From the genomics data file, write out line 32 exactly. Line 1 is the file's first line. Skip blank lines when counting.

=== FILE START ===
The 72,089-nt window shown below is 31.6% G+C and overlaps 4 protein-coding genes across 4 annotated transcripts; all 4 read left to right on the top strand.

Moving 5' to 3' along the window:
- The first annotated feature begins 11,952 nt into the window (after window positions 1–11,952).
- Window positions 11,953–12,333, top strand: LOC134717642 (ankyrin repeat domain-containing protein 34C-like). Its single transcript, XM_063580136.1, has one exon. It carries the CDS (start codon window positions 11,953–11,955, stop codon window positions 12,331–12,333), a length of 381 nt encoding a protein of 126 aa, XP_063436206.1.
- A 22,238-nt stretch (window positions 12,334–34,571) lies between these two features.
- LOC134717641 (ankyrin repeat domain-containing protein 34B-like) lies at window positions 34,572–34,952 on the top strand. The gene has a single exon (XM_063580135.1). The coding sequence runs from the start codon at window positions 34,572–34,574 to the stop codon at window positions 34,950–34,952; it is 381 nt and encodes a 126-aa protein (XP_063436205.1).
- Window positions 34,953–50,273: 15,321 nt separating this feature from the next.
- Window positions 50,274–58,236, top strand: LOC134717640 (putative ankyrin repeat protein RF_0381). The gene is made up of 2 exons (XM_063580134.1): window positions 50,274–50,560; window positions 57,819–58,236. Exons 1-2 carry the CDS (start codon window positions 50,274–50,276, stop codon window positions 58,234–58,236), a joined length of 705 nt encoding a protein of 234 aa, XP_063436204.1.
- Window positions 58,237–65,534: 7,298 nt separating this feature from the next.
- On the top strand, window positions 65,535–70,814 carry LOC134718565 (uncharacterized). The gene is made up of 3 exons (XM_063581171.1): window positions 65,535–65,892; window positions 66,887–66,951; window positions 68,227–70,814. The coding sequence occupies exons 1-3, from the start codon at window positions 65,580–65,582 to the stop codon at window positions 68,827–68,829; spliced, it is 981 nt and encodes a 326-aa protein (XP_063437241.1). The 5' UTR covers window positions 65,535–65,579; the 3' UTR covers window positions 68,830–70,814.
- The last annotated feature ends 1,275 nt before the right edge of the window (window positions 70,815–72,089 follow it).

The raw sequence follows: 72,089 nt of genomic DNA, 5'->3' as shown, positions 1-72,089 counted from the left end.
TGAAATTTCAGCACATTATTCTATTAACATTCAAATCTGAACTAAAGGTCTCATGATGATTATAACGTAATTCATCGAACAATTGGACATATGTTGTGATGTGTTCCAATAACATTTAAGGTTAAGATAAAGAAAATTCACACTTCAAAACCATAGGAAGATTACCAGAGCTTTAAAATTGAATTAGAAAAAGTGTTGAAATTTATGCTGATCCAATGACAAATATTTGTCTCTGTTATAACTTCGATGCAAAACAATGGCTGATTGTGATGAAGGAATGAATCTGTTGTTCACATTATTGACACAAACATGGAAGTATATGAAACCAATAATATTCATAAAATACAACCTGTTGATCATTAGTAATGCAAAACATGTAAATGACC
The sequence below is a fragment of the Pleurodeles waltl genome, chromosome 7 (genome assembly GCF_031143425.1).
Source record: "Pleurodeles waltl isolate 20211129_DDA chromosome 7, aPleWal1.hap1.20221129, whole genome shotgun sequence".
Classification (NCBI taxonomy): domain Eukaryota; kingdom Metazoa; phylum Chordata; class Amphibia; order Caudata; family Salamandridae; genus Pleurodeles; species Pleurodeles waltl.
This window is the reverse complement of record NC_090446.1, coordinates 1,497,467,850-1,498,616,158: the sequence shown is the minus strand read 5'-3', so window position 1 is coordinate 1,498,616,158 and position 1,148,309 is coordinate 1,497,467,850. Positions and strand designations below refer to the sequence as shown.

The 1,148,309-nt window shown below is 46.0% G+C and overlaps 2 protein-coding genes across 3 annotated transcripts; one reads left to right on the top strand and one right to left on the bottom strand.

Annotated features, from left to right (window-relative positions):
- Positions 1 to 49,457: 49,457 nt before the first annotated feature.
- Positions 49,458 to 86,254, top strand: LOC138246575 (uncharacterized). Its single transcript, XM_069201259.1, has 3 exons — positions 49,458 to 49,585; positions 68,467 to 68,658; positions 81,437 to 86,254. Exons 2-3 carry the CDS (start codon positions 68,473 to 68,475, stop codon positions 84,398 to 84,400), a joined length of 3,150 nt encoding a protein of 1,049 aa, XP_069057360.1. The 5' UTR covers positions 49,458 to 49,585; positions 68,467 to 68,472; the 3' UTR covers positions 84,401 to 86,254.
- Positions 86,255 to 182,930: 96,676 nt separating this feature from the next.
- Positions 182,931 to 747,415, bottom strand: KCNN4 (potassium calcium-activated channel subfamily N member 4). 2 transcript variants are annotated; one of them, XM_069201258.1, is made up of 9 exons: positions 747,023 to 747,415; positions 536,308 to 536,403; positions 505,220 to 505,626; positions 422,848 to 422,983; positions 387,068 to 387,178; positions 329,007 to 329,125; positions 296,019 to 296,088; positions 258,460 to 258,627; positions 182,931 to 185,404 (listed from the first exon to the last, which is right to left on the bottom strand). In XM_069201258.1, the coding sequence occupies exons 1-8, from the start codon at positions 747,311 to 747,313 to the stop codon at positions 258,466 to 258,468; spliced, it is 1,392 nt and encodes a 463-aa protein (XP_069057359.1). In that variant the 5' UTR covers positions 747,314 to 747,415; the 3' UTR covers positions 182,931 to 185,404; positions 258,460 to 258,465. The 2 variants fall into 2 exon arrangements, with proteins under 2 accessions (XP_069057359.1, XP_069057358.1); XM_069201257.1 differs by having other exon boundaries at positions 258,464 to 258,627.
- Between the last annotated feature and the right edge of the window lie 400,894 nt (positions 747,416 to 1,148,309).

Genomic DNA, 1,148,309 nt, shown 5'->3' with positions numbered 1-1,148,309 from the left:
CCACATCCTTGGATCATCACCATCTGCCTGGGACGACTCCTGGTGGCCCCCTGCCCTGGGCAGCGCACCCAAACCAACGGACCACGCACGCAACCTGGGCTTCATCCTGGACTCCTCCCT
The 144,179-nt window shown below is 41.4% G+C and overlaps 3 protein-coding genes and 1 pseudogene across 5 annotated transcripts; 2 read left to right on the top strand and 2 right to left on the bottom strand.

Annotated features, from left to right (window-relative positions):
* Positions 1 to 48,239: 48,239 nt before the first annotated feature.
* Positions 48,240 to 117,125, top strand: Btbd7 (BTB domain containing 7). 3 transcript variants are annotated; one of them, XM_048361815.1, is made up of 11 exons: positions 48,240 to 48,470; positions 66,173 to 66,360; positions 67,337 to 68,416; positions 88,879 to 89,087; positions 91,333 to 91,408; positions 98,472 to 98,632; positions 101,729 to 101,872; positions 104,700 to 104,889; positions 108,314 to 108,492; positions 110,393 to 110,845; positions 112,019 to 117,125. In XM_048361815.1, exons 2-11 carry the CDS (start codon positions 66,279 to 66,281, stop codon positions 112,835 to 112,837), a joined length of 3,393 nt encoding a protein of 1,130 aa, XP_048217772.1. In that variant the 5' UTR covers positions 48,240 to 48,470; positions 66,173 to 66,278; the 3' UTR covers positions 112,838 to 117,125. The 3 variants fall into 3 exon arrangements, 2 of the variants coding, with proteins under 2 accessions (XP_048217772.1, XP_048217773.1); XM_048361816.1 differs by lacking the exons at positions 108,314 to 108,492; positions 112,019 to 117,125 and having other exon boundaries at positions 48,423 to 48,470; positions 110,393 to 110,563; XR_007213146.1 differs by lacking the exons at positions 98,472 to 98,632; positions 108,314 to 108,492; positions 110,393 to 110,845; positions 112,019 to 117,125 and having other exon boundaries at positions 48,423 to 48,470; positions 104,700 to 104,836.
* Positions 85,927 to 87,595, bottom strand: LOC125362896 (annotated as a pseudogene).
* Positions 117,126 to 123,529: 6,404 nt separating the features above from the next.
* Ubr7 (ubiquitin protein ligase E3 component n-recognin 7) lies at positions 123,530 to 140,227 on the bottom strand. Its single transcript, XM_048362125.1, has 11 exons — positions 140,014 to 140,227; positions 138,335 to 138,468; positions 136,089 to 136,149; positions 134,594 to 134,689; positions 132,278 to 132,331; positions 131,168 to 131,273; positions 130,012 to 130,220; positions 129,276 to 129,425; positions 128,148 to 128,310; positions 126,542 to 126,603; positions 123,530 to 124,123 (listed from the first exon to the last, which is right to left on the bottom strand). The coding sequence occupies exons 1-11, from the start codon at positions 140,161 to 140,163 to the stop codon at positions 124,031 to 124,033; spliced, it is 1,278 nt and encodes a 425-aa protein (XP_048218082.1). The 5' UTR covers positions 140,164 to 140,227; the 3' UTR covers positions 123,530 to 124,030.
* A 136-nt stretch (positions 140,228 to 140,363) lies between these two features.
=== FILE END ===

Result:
* Positions 117,126 to 123,529: 6,404 nt separating the features above from the next.